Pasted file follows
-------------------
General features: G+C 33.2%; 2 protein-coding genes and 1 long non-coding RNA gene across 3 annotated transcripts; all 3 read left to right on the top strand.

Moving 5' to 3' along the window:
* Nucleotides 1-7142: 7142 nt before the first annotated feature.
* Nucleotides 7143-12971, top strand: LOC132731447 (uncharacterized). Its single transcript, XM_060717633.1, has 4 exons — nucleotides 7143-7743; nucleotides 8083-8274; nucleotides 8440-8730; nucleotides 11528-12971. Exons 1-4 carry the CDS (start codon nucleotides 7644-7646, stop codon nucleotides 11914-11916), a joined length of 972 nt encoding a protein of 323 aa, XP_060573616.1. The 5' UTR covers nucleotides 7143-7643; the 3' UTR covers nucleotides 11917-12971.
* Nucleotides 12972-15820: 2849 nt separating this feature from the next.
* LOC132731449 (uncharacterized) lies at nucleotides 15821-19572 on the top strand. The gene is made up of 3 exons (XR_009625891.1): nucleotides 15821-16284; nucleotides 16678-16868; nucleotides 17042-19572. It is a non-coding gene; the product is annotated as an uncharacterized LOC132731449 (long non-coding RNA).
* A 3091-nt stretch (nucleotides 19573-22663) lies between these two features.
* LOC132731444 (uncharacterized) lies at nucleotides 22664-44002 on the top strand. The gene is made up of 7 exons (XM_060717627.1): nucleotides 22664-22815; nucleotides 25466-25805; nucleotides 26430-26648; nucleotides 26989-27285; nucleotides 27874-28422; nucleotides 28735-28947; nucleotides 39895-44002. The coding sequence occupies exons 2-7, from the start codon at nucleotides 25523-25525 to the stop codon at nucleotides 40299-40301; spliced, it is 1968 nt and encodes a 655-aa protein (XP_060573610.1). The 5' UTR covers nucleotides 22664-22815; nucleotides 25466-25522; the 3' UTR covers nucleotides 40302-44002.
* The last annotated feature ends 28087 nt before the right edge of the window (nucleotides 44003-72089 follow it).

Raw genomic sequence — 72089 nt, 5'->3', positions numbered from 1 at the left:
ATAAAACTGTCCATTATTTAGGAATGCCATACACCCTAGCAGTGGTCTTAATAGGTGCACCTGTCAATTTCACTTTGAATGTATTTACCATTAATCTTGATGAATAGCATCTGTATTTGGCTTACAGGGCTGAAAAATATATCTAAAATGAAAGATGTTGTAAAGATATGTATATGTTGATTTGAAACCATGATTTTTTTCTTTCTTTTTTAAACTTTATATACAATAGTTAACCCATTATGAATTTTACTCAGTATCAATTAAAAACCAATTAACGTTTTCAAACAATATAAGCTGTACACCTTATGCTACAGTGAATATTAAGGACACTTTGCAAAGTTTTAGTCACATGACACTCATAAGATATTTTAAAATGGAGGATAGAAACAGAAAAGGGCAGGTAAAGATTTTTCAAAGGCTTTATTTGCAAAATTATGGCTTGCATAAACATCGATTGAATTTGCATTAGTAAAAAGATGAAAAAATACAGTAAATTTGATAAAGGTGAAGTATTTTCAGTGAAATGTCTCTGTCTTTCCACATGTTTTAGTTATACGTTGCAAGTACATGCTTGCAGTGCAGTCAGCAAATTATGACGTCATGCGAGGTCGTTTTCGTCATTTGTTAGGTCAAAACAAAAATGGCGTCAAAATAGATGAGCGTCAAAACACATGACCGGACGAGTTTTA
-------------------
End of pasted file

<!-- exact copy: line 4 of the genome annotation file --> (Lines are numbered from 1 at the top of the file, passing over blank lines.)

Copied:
* Nucleotides 7143-12971, top strand: LOC132731447 (uncharacterized). Its single transcript, XM_060717633.1, has 4 exons — nucleotides 7143-7743; nucleotides 8083-8274; nucleotides 8440-8730; nucleotides 11528-12971. Exons 1-4 carry the CDS (start codon nucleotides 7644-7646, stop codon nucleotides 11914-11916), a joined length of 972 nt encoding a protein of 323 aa, XP_060573616.1. The 5' UTR covers nucleotides 7143-7643; the 3' UTR covers nucleotides 11917-12971.